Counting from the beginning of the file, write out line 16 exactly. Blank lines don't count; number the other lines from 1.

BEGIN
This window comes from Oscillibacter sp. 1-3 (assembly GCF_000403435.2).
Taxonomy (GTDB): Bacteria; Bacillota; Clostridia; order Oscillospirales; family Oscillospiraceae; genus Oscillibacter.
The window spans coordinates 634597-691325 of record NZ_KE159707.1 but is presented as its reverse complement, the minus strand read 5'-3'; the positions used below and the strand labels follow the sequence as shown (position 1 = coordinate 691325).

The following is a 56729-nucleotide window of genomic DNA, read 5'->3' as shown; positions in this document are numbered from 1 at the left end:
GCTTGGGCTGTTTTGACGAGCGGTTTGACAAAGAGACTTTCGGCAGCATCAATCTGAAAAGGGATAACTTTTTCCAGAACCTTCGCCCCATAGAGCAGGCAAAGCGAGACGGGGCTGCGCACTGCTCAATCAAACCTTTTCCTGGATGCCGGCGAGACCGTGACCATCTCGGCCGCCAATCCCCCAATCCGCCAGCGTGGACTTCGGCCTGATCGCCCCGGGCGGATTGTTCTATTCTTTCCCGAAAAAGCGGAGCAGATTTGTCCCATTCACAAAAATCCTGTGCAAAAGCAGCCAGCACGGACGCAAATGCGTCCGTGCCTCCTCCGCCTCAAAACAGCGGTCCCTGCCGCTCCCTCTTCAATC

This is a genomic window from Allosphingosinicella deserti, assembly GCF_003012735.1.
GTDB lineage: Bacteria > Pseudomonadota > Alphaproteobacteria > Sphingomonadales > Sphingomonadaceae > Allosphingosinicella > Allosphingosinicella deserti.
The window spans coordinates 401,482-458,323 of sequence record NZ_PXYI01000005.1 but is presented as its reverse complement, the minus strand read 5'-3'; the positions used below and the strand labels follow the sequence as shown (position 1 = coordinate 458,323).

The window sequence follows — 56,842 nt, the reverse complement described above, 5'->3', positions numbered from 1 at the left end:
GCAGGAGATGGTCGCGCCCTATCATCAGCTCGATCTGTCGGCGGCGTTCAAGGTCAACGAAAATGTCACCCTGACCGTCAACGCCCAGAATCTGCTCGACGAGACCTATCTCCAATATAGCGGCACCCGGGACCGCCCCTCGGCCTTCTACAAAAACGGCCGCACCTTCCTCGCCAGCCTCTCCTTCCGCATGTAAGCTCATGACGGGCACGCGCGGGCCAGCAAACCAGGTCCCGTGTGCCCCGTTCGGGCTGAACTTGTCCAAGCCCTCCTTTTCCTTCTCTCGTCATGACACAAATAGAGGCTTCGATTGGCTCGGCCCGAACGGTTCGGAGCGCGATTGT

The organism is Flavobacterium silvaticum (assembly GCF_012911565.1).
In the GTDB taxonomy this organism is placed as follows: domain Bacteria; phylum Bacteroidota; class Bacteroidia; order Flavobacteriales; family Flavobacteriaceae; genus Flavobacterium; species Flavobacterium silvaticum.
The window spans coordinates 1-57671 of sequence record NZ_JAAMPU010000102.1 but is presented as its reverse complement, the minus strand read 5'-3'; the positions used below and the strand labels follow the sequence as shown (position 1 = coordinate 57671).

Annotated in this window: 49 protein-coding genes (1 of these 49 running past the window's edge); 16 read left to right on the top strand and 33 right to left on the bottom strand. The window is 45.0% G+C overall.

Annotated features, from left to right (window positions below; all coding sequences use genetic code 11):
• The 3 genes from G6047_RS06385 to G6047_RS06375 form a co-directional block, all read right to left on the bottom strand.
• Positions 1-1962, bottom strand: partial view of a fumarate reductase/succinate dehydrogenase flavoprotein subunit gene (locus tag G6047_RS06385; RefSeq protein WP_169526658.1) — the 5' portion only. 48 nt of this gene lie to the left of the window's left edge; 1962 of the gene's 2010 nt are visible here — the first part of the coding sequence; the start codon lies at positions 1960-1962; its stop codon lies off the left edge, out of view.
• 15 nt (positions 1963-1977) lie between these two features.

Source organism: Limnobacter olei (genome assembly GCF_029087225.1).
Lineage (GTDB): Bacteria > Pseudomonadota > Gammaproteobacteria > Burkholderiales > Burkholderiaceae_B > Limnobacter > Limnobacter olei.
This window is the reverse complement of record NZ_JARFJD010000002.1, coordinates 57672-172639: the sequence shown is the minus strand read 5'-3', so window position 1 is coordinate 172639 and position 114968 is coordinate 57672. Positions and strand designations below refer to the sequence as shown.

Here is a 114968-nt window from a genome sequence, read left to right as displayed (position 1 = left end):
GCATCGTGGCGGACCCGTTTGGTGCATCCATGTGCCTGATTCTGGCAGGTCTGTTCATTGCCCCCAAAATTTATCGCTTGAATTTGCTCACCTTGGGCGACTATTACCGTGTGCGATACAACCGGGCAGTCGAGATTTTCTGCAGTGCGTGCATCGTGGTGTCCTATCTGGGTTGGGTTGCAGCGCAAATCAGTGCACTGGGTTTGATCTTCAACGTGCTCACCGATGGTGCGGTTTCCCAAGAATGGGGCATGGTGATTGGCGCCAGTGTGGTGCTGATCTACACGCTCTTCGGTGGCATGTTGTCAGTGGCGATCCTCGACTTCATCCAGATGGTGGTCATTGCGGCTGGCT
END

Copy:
• The 3 genes from G6047_RS06385 to G6047_RS06375 form a co-directional block, all read right to left on the bottom strand.